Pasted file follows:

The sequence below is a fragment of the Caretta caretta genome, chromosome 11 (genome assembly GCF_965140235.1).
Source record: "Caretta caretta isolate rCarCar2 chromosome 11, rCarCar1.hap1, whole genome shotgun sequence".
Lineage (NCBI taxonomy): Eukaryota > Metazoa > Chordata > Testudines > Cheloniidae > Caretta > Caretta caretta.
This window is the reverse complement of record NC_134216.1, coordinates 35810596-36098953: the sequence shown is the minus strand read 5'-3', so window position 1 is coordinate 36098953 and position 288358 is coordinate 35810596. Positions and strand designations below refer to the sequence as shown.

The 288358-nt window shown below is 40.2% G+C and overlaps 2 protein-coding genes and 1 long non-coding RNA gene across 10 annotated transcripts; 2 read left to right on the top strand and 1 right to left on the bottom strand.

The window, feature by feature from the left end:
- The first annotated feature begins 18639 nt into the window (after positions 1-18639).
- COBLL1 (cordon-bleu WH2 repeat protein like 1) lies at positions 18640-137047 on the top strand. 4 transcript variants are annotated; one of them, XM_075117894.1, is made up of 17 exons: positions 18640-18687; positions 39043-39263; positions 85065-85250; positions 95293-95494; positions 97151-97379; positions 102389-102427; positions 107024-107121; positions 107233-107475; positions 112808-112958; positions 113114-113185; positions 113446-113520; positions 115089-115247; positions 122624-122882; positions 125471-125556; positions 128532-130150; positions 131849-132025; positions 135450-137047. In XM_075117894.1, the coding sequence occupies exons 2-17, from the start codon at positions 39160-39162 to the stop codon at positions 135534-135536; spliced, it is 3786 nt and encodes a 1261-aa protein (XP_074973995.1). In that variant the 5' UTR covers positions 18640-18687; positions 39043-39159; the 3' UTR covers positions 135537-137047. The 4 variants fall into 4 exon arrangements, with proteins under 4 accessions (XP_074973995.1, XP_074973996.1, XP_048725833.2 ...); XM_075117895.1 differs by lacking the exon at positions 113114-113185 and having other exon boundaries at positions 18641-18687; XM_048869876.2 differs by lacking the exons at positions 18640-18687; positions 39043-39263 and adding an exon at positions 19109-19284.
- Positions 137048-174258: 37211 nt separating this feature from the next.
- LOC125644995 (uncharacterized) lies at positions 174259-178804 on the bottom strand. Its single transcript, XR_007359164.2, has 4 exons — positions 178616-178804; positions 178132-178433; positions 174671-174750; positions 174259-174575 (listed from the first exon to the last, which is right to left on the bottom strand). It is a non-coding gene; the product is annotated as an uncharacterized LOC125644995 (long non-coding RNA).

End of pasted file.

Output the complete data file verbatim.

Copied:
The sequence below is a fragment of the Caretta caretta genome, chromosome 11 (genome assembly GCF_965140235.1).
Source record: "Caretta caretta isolate rCarCar2 chromosome 11, rCarCar1.hap1, whole genome shotgun sequence".
Lineage (NCBI taxonomy): Eukaryota > Metazoa > Chordata > Testudines > Cheloniidae > Caretta > Caretta caretta.
This window is the reverse complement of record NC_134216.1, coordinates 35810596-36098953: the sequence shown is the minus strand read 5'-3', so window position 1 is coordinate 36098953 and position 288358 is coordinate 35810596. Positions and strand designations below refer to the sequence as shown.

The 288358-nt window shown below is 40.2% G+C and overlaps 2 protein-coding genes and 1 long non-coding RNA gene across 10 annotated transcripts; 2 read left to right on the top strand and 1 right to left on the bottom strand.

The window, feature by feature from the left end:
- The first annotated feature begins 18639 nt into the window (after positions 1-18639).
- COBLL1 (cordon-bleu WH2 repeat protein like 1) lies at positions 18640-137047 on the top strand. 4 transcript variants are annotated; one of them, XM_075117894.1, is made up of 17 exons: positions 18640-18687; positions 39043-39263; positions 85065-85250; positions 95293-95494; positions 97151-97379; positions 102389-102427; positions 107024-107121; positions 107233-107475; positions 112808-112958; positions 113114-113185; positions 113446-113520; positions 115089-115247; positions 122624-122882; positions 125471-125556; positions 128532-130150; positions 131849-132025; positions 135450-137047. In XM_075117894.1, the coding sequence occupies exons 2-17, from the start codon at positions 39160-39162 to the stop codon at positions 135534-135536; spliced, it is 3786 nt and encodes a 1261-aa protein (XP_074973995.1). In that variant the 5' UTR covers positions 18640-18687; positions 39043-39159; the 3' UTR covers positions 135537-137047. The 4 variants fall into 4 exon arrangements, with proteins under 4 accessions (XP_074973995.1, XP_074973996.1, XP_048725833.2 ...); XM_075117895.1 differs by lacking the exon at positions 113114-113185 and having other exon boundaries at positions 18641-18687; XM_048869876.2 differs by lacking the exons at positions 18640-18687; positions 39043-39263 and adding an exon at positions 19109-19284.
- Positions 137048-174258: 37211 nt separating this feature from the next.
- LOC125644995 (uncharacterized) lies at positions 174259-178804 on the bottom strand. Its single transcript, XR_007359164.2, has 4 exons — positions 178616-178804; positions 178132-178433; positions 174671-174750; positions 174259-174575 (listed from the first exon to the last, which is right to left on the bottom strand). It is a non-coding gene; the product is annotated as an uncharacterized LOC125644995 (long non-coding RNA).